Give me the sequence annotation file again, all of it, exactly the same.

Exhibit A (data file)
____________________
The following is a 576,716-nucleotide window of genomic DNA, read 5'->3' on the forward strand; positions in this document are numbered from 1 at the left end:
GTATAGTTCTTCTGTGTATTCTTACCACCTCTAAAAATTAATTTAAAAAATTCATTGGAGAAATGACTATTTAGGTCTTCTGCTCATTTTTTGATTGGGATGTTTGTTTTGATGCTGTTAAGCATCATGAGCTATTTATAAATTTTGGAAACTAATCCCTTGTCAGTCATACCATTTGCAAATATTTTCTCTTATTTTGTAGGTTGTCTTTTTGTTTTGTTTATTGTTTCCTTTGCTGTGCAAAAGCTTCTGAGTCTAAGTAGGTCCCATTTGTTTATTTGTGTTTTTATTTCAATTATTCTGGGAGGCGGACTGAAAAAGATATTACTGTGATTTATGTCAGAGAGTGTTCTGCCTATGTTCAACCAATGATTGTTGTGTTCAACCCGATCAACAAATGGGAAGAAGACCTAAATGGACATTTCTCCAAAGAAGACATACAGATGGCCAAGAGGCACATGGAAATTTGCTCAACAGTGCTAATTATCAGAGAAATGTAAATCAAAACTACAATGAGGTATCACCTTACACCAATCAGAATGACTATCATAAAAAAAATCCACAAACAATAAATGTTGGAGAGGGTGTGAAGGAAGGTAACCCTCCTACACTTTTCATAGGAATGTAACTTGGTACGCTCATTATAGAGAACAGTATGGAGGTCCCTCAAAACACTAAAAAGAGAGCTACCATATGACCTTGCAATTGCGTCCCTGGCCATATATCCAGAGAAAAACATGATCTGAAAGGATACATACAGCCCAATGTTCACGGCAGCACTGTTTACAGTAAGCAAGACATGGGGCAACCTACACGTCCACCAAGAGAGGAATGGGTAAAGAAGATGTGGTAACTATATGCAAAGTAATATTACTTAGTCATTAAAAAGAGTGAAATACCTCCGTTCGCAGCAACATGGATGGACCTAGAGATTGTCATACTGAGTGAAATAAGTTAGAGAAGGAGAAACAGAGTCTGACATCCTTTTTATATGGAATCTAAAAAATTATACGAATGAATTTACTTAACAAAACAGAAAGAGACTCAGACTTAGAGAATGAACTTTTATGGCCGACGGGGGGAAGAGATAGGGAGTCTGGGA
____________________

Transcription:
The following is a 576,716-nucleotide window of genomic DNA, read 5'->3' on the forward strand; positions in this document are numbered from 1 at the left end:
GTATAGTTCTTCTGTGTATTCTTACCACCTCTAAAAATTAATTTAAAAAATTCATTGGAGAAATGACTATTTAGGTCTTCTGCTCATTTTTTGATTGGGATGTTTGTTTTGATGCTGTTAAGCATCATGAGCTATTTATAAATTTTGGAAACTAATCCCTTGTCAGTCATACCATTTGCAAATATTTTCTCTTATTTTGTAGGTTGTCTTTTTGTTTTGTTTATTGTTTCCTTTGCTGTGCAAAAGCTTCTGAGTCTAAGTAGGTCCCATTTGTTTATTTGTGTTTTTATTTCAATTATTCTGGGAGGCGGACTGAAAAAGATATTACTGTGATTTATGTCAGAGAGTGTTCTGCCTATGTTCAACCAATGATTGTTGTGTTCAACCCGATCAACAAATGGGAAGAAGACCTAAATGGACATTTCTCCAAAGAAGACATACAGATGGCCAAGAGGCACATGGAAATTTGCTCAACAGTGCTAATTATCAGAGAAATGTAAATCAAAACTACAATGAGGTATCACCTTACACCAATCAGAATGACTATCATAAAAAAAATCCACAAACAATAAATGTTGGAGAGGGTGTGAAGGAAGGTAACCCTCCTACACTTTTCATAGGAATGTAACTTGGTACGCTCATTATAGAGAACAGTATGGAGGTCCCTCAAAACACTAAAAAGAGAGCTACCATATGACCTTGCAATTGCGTCCCTGGCCATATATCCAGAGAAAAACATGATCTGAAAGGATACATACAGCCCAATGTTCACGGCAGCACTGTTTACAGTAAGCAAGACATGGGGCAACCTACACGTCCACCAAGAGAGGAATGGGTAAAGAAGATGTGGTAACTATATGCAAAGTAATATTACTTAGTCATTAAAAAGAGTGAAATACCTCCGTTCGCAGCAACATGGATGGACCTAGAGATTGTCATACTGAGTGAAATAAGTTAGAGAAGGAGAAACAGAGTCTGACATCCTTTTTATATGGAATCTAAAAAATTATACGAATGAATTTACTTAACAAAACAGAAAGAGACTCAGACTTAGAGAATGAACTTTTATGGCCGACGGGGGGAAGAGATAGGGAGTCTGGGA